• 1. Transforming what people know into action Albert Simard Knowledge Manager Effective Strategies for Social Media Ottawa Ontario, Nov. 24-25, 2010 Deriving Organizational Value from Social Networks:
    • 2. A Tale of Two Encyclopedias
      • One is funded by Microsoft
      • They’re big and will become a colossus.
      • They’ll buy an encyclopedia and own its content.
      • They’ll pay experts and editors to produce it.
      • They’ll put it on CD-ROMs and sell it online at low cost.
      • One won’t come from a company.
      • It will be written by tens of thousands of people.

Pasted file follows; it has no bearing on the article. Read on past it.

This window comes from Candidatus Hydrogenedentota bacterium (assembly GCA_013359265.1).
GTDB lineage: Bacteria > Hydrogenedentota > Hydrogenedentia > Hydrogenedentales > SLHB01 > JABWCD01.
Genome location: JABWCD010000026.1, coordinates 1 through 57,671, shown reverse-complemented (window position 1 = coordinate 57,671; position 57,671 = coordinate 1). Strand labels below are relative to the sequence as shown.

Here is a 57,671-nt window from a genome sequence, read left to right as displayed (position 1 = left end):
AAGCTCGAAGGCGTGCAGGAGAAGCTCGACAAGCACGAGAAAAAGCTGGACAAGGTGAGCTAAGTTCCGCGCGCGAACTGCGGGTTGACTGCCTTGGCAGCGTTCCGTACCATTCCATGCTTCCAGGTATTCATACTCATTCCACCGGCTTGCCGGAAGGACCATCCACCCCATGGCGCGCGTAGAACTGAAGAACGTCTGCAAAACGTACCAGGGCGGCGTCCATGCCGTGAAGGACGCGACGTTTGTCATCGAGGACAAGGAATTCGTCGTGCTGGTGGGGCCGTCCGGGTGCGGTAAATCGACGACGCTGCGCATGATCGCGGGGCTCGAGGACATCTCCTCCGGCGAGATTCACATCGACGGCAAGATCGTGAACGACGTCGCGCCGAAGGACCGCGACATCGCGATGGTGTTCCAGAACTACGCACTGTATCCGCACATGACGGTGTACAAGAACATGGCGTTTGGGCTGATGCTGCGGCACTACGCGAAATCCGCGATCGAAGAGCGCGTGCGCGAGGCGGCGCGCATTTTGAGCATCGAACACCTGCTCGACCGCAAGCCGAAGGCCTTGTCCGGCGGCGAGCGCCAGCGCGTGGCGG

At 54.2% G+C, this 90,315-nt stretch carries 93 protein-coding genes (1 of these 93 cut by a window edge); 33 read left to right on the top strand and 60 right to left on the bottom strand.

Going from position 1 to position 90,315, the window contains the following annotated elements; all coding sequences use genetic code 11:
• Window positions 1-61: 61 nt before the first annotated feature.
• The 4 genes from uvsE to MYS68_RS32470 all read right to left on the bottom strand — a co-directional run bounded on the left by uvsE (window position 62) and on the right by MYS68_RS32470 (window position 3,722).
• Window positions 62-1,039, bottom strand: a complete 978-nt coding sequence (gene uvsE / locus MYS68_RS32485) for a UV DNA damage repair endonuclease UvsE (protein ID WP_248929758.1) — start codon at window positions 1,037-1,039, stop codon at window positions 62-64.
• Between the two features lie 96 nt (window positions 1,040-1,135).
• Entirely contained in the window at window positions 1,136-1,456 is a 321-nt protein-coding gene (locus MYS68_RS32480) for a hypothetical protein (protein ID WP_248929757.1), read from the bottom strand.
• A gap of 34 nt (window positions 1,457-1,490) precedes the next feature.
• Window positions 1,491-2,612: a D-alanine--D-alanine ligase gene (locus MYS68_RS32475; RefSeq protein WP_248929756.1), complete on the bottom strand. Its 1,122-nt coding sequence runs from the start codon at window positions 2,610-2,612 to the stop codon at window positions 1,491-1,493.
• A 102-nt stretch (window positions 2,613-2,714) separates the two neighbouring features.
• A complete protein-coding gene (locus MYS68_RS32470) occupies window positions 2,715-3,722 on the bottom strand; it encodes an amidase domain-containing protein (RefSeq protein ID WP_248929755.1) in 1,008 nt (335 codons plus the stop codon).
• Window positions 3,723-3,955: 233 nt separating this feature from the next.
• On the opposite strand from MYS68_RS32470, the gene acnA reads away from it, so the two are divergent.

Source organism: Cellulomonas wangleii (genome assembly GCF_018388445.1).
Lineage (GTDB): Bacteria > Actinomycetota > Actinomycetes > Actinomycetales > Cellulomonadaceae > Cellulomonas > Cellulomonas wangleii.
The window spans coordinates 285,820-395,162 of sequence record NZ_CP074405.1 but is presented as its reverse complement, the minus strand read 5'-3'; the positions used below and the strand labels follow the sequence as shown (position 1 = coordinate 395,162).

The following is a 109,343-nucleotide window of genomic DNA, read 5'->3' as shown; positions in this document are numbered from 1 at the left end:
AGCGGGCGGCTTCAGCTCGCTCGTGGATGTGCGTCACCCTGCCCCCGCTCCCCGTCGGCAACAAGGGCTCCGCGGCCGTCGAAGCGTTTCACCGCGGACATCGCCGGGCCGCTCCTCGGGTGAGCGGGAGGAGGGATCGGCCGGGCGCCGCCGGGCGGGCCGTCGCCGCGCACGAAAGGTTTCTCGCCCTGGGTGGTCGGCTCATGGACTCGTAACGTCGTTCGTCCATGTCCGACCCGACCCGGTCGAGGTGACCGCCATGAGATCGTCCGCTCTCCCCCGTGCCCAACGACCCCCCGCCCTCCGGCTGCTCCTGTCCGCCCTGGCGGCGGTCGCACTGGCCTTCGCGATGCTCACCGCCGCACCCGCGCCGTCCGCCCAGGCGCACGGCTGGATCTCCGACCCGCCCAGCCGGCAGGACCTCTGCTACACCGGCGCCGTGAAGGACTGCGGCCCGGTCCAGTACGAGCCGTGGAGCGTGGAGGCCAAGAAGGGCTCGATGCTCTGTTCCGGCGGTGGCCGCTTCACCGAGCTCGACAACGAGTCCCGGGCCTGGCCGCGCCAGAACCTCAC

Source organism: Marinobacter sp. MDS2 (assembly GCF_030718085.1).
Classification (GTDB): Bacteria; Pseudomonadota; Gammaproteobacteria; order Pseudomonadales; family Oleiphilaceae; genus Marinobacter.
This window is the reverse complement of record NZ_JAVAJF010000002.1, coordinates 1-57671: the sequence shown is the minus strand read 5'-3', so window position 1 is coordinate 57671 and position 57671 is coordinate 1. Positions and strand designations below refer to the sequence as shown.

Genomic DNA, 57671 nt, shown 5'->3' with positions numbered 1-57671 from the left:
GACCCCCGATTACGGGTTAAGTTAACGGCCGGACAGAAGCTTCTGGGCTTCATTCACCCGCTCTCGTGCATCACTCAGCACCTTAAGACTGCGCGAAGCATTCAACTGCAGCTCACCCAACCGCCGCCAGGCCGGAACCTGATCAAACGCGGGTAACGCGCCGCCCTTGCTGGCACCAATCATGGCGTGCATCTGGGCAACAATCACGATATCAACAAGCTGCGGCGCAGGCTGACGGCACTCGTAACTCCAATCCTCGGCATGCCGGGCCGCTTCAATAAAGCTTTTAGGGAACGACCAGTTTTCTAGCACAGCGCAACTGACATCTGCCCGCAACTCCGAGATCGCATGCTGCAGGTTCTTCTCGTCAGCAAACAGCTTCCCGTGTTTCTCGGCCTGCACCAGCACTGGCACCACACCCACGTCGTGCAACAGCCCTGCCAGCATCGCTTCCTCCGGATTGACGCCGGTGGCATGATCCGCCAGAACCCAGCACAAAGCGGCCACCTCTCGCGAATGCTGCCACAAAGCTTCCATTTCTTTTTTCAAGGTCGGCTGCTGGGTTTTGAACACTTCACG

• No qualifications will be needed to participate.
      • People will contribute their labor for free.
      • The encyclopedia will be available online for free.
      It’s 1995 and you describe two new encyclopedias to a renown economist In 2010, which will be the largest in the World?
    • 3. Fast Forward 15 Years…. On October 31, 2009, Microsoft shut down Encarta after 16 years
      • Today, Wikipedia is the most popular encyclopedia in the world, with
      • 16 million articles
      • 91,000 contributors
      • 270 languages
      • 78 million visitors per month
    • 4. GCPedia Supports Communities
      • Canadian Government
      • - 19,400 users
      • - 9,500 articles
      • - 7.5% of views are edits; primarily sharing
    • 5. Ideas have a life cycle They’re used They’re born They grow They mature
    • 6. Knowledge has a similar cycle Creation Collaboration Organization Authorization
    • 7. Agenda